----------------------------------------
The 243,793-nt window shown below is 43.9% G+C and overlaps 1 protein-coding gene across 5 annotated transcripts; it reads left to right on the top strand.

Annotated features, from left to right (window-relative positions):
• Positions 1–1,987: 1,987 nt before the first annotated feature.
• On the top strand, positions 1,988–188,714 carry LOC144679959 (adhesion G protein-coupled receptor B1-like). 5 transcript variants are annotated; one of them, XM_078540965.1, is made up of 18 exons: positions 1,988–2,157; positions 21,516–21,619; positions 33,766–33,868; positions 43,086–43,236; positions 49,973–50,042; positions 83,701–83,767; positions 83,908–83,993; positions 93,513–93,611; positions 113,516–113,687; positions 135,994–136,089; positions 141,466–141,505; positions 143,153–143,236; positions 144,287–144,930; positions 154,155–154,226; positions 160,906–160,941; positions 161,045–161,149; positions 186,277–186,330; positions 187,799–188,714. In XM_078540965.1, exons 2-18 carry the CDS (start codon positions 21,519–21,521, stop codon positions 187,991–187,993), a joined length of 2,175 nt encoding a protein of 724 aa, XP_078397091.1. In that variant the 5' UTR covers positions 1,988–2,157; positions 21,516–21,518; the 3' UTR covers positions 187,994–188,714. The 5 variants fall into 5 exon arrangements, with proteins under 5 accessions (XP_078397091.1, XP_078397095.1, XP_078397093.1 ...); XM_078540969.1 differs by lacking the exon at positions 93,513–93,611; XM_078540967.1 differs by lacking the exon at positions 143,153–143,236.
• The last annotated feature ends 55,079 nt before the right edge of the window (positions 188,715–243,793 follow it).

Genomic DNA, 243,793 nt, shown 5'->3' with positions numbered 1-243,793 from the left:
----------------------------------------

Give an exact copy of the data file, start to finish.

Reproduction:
The 243,793-nt window shown below is 43.9% G+C and overlaps 1 protein-coding gene across 5 annotated transcripts; it reads left to right on the top strand.

Annotated features, from left to right (window-relative positions):
• Positions 1–1,987: 1,987 nt before the first annotated feature.
• On the top strand, positions 1,988–188,714 carry LOC144679959 (adhesion G protein-coupled receptor B1-like). 5 transcript variants are annotated; one of them, XM_078540965.1, is made up of 18 exons: positions 1,988–2,157; positions 21,516–21,619; positions 33,766–33,868; positions 43,086–43,236; positions 49,973–50,042; positions 83,701–83,767; positions 83,908–83,993; positions 93,513–93,611; positions 113,516–113,687; positions 135,994–136,089; positions 141,466–141,505; positions 143,153–143,236; positions 144,287–144,930; positions 154,155–154,226; positions 160,906–160,941; positions 161,045–161,149; positions 186,277–186,330; positions 187,799–188,714. In XM_078540965.1, exons 2-18 carry the CDS (start codon positions 21,519–21,521, stop codon positions 187,991–187,993), a joined length of 2,175 nt encoding a protein of 724 aa, XP_078397091.1. In that variant the 5' UTR covers positions 1,988–2,157; positions 21,516–21,518; the 3' UTR covers positions 187,994–188,714. The 5 variants fall into 5 exon arrangements, with proteins under 5 accessions (XP_078397091.1, XP_078397095.1, XP_078397093.1 ...); XM_078540969.1 differs by lacking the exon at positions 93,513–93,611; XM_078540967.1 differs by lacking the exon at positions 143,153–143,236.
• The last annotated feature ends 55,079 nt before the right edge of the window (positions 188,715–243,793 follow it).

Genomic DNA, 243,793 nt, shown 5'->3' with positions numbered 1-243,793 from the left: